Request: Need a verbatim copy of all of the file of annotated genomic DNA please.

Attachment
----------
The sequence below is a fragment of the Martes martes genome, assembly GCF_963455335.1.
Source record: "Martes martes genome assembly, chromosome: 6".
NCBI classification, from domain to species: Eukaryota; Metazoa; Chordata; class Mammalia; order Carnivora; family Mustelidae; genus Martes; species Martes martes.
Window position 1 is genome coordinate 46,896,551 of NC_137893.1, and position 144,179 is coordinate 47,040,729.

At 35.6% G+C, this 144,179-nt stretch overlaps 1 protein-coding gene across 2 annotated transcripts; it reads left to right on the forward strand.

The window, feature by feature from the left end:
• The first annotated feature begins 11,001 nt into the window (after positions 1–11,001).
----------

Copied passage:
The sequence below is a fragment of the Martes martes genome, assembly GCF_963455335.1.
Source record: "Martes martes genome assembly, chromosome: 6".
NCBI classification, from domain to species: Eukaryota; Metazoa; Chordata; class Mammalia; order Carnivora; family Mustelidae; genus Martes; species Martes martes.
Window position 1 is genome coordinate 46,896,551 of NC_137893.1, and position 144,179 is coordinate 47,040,729.

At 35.6% G+C, this 144,179-nt stretch overlaps 1 protein-coding gene across 2 annotated transcripts; it reads left to right on the forward strand.

The window, feature by feature from the left end:
• The first annotated feature begins 11,001 nt into the window (after positions 1–11,001).